Dog without bark

Rachna Singh
Saturday, 28 April 2018

I have a deep sense of compassion for most four-legged creatures, including the squashed frogs that I regularly spot in my community.

Especially, dogs: even a mention of one or a distant spotting makes me break into babyglese. I shower all my love and affection in language neither dog nor man follow. In fact, while growing up, we had a bark-load of dogs: the beautiful lady, the crack-pot terrier, the ever-smiling stray (or, was it just a jaw deformity?), the obese nutcase and, yes, that puppy we stole from our neighbours.

I have a deep sense of compassion for most four-legged creatures, including the squashed frogs that I regularly spot in my community.

Especially, dogs: even a mention of one or a distant spotting makes me break into babyglese. I shower all my love and affection in language neither dog nor man follow. In fact, while growing up, we had a bark-load of dogs: the beautiful lady, the crack-pot terrier, the ever-smiling stray (or, was it just a jaw deformity?), the obese nutcase and, yes, that puppy we stole from our neighbours.

Most childhood games had important cameo roles for our dogs. When Tiger gave away the bride at the doll’s wedding. Okay, we had to pull her out from his teeth, but still, it was a poignant moment. Or, the cooking competition in which the bottom three dishes were fed to Munna. Then, there was Betsy who was one of the group dancers in our version of a Zeenat Aman number.

Even in our backyard Sport’s Day, there was a race for them. Some of them decided to take a nap, midway. That’s when our chief guest, which was mostly one of us by rotation, picked him and ran. We, briefly, considered introducing a rule dictating that the chief guest, also run on all fours.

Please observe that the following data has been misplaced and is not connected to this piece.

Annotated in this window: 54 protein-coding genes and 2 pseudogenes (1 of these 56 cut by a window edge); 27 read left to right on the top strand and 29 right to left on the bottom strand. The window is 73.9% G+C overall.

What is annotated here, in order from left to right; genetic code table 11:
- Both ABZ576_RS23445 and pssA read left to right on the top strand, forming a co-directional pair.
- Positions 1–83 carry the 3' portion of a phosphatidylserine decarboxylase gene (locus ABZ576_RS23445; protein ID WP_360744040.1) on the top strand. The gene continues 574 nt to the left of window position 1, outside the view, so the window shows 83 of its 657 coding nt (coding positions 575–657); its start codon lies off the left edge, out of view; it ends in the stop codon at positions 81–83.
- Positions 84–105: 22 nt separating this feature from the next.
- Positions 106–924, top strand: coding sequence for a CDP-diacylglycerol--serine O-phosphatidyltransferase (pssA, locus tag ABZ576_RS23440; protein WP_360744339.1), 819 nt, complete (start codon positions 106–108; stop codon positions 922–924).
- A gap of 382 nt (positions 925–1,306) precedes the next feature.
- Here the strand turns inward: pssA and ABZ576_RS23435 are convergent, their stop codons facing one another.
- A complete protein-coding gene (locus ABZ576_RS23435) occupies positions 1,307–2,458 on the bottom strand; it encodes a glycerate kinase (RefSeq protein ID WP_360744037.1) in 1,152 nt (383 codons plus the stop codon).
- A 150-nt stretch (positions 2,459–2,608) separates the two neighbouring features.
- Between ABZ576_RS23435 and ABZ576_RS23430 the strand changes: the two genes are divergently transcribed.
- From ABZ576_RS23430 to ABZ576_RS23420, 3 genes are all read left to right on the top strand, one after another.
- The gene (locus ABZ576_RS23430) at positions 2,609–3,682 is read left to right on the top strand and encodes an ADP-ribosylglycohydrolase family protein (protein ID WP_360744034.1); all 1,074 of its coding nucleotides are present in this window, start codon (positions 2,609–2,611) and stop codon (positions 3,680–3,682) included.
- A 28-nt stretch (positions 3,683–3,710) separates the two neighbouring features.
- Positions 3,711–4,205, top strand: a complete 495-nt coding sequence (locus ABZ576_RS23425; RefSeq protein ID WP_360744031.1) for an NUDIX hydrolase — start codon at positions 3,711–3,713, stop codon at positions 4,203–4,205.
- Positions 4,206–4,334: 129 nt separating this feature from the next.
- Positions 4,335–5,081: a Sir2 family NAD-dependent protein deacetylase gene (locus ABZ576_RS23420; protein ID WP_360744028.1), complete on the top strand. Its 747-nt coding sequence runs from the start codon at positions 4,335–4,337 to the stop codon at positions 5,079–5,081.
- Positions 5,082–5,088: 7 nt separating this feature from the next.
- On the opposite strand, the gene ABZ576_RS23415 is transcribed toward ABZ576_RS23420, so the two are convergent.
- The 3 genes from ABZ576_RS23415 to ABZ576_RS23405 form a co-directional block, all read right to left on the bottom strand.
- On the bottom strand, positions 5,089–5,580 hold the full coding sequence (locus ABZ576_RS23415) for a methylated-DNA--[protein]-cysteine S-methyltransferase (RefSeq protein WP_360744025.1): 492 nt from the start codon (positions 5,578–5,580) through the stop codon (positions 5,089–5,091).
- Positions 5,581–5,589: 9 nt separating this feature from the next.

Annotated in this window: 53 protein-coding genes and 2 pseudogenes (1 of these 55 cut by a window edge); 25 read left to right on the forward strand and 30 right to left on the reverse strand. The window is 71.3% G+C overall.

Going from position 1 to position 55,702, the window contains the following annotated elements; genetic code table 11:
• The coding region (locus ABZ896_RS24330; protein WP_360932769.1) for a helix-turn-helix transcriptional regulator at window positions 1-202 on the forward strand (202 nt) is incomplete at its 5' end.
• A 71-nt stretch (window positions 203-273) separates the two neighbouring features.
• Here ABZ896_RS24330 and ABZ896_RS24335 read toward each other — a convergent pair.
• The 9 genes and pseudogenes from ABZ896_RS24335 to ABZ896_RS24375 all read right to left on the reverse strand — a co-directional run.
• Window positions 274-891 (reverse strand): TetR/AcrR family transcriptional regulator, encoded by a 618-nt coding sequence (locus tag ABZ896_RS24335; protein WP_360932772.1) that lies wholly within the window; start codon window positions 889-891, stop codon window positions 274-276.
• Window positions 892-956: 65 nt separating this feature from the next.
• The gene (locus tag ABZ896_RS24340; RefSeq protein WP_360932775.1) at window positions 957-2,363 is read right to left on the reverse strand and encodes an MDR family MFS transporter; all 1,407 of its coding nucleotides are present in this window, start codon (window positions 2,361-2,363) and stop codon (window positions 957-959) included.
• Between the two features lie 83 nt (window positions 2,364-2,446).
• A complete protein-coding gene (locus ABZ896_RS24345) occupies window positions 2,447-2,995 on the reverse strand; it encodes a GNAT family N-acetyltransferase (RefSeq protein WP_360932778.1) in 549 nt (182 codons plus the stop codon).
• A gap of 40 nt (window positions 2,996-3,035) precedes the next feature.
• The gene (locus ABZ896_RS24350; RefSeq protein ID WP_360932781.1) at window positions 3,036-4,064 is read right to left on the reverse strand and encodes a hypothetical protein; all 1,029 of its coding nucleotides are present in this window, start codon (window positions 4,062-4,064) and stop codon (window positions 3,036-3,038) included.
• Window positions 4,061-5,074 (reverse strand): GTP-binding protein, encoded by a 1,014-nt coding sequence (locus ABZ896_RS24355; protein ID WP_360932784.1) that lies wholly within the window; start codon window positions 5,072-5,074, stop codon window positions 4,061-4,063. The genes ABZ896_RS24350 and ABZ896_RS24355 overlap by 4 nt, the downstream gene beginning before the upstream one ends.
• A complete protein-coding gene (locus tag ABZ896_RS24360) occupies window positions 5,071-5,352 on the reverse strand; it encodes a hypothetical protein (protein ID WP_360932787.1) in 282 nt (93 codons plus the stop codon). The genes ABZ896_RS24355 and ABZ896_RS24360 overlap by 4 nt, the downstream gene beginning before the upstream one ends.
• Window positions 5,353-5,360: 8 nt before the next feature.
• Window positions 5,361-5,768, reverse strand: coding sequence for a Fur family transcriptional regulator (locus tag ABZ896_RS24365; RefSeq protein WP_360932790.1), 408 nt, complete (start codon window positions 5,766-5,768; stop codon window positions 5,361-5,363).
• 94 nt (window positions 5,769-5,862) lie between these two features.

There were some tense moments, too, like when my mother refused to be addressed as ‘granny’ by Stupid (more like by us, on his drooling behalf) or when Smokie decided to barf over the birthday gift. Dogs will be dogs, we said, and we protected them. Like today’s politicians protecting the weaker gender.

Well, like all good things coming to an end, childhood, too was over. And my adulthood has, sadly, been dog-less. Sometimes, I sit on the steps of my neighbourhood supermarket with strays and reminisce about the good-old dog-days over a packet of glucose biscuits. They look at me like I’m mad and that biting me would give them rabies. So, they just munch, not offering much solace.

My son and I have frequent ‘we-want-a-puppy’ pangs. Once, I even started writing a note to Santa asking for a puppy. Then, I realised I was 40 years old and there was no Santa. The problem is that whenever we discuss the possibility of a pet, our house is as divided as the Parliament. There are arguments and disruptions and the session is dismissed. Now, we don’t have a large, sprawling bungalow like I had while growing up. And, no one wants the dog to be in their hair all the time. Or, its hair all over them.

The neighbourhood is not helping, either. At 6.30 am, which, in my life, is 1 am, the neighbour’s dog barks with such passion that I fear he might spit one of his kidneys out. Another has a strained relationship with the garbage bin and goes into spasms of barks when it’s rolled out every morning. Every night I go to sleep with ear plugs firmly in place, dreaming of muzzles. 

Who knows, with advancement in reproductive techniques, we might have dogs with volume control regulators? I think I will wait for that.
(Bestselling author Rachna Singh is a sit-down commedienne)

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